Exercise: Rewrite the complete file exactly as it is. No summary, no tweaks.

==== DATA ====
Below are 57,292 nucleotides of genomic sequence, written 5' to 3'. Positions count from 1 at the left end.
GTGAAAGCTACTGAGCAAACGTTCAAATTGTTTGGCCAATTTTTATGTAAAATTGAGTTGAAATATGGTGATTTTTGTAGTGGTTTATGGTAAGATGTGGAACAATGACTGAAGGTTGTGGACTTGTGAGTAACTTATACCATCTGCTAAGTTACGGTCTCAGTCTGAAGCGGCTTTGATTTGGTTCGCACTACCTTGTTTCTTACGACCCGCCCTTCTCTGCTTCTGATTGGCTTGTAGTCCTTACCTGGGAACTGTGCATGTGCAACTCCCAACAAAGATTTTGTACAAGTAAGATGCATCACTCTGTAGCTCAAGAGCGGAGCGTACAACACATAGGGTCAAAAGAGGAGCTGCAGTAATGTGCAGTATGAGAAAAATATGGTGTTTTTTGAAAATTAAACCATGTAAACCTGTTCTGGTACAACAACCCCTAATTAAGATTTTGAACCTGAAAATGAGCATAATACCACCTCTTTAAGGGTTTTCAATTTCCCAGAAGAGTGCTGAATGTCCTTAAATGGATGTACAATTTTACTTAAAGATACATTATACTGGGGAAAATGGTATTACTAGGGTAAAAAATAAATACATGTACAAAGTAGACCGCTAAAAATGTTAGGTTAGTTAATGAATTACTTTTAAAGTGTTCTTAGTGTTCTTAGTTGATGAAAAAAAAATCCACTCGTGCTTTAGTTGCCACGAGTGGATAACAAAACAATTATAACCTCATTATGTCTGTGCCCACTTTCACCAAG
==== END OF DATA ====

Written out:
Below are 57,292 nucleotides of genomic sequence, written 5' to 3'. Positions count from 1 at the left end.
GTGAAAGCTACTGAGCAAACGTTCAAATTGTTTGGCCAATTTTTATGTAAAATTGAGTTGAAATATGGTGATTTTTGTAGTGGTTTATGGTAAGATGTGGAACAATGACTGAAGGTTGTGGACTTGTGAGTAACTTATACCATCTGCTAAGTTACGGTCTCAGTCTGAAGCGGCTTTGATTTGGTTCGCACTACCTTGTTTCTTACGACCCGCCCTTCTCTGCTTCTGATTGGCTTGTAGTCCTTACCTGGGAACTGTGCATGTGCAACTCCCAACAAAGATTTTGTACAAGTAAGATGCATCACTCTGTAGCTCAAGAGCGGAGCGTACAACACATAGGGTCAAAAGAGGAGCTGCAGTAATGTGCAGTATGAGAAAAATATGGTGTTTTTTGAAAATTAAACCATGTAAACCTGTTCTGGTACAACAACCCCTAATTAAGATTTTGAACCTGAAAATGAGCATAATACCACCTCTTTAAGGGTTTTCAATTTCCCAGAAGAGTGCTGAATGTCCTTAAATGGATGTACAATTTTACTTAAAGATACATTATACTGGGGAAAATGGTATTACTAGGGTAAAAAATAAATACATGTACAAAGTAGACCGCTAAAAATGTTAGGTTAGTTAATGAATTACTTTTAAAGTGTTCTTAGTGTTCTTAGTTGATGAAAAAAAAATCCACTCGTGCTTTAGTTGCCACGAGTGGATAACAAAACAATTATAACCTCATTATGTCTGTGCCCACTTTCACCAAG